There are several types of automatic anti-bark collars on the market, which can afford an immediate cessation of chronic barking. They are all intended to use aversive control, AKA punishment. There are three types of negative consequence associated with the barking: electric shock, ultrasonic noise, and a mist of citronella spray.
The most effective aversive stimulus to stop a dog from barking is electric shock. This is produced through several mechanisms. Some electric collars listen to the dog’s barking and then produce a shock. Some feel the vibration in the dog’s neck to trigger the shock. Some have complex circuitry that claims that it can memorize the sound of one dog’s bark to prevent accidental triggering if multiple dogs are making noise. Others have gradually escalating levels of shock if the animal persists after the shock is triggered. Some have a tone that comes on when the barking is sensed followed by shock. A combination of the last two features is the most logical combination to fix the most number of dogs. One downside to this tool is that sometimes the dog becomes desensitized to the shock or figures out ingenious ways to avoid it. I know of a dog that learned that the collar would let him bark for three and a half seconds without shocking him. He soon limited his barking to bursts of less than three and a half seconds…all day long.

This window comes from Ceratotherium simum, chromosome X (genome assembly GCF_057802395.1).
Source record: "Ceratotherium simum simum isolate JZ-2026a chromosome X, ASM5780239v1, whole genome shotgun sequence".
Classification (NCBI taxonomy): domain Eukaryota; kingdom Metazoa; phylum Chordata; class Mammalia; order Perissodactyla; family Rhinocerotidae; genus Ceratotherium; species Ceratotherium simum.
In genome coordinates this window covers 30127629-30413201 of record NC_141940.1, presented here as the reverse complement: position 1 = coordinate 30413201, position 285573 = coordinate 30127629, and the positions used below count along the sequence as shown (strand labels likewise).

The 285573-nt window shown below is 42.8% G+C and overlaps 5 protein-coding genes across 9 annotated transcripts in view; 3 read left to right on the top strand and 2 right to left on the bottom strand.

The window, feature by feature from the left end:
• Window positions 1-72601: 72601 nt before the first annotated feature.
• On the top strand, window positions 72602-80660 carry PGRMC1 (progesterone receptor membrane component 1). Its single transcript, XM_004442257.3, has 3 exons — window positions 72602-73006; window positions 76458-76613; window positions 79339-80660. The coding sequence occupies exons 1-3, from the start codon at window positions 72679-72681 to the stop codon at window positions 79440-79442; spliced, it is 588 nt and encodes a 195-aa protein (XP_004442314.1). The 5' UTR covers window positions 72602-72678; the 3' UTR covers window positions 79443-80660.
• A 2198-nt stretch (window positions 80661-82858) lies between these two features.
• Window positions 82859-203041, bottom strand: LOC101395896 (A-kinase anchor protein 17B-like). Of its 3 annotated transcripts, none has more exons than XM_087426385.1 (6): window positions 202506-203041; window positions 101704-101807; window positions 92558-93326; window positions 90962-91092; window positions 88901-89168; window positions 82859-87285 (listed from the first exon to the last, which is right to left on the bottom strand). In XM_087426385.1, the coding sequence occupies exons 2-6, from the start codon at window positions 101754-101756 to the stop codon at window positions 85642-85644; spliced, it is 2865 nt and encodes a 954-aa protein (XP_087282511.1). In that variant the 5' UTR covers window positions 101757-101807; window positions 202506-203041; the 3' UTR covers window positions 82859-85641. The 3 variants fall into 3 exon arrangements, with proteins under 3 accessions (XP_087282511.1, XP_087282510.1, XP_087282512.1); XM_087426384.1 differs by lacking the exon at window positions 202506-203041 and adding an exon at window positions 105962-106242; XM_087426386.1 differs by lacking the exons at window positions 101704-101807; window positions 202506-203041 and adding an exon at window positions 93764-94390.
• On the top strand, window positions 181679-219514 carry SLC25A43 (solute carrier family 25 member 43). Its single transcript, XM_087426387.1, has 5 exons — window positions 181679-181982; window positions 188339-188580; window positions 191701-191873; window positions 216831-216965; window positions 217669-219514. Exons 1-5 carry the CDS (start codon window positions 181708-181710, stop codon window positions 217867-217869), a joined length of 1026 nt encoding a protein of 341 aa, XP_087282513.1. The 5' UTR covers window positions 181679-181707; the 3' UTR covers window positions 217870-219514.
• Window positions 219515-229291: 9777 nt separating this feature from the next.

We all know about dog whistles and that dogs can hear things we can’t. To take advantage of this, ultrasonic systems generate very loud noises that we can’t hear. The good side of this is that the neighbors do not know that the dog is being punished. The downside is a risk of hearing damage. I don’t know of any studies that prove hearing damage, but my wife is hearing impaired from years of being a professional musician. Call me wimpy, but I don’t take chances with hearing loss. That being said, some dogs do stop barking in response to these loud noises. In thunder-rich locations like Oklahoma and Arizona, one must decide if using loud noises to punish a dog is a good idea. In some cases, you create a thunder-phobic dog that doesn’t bark much.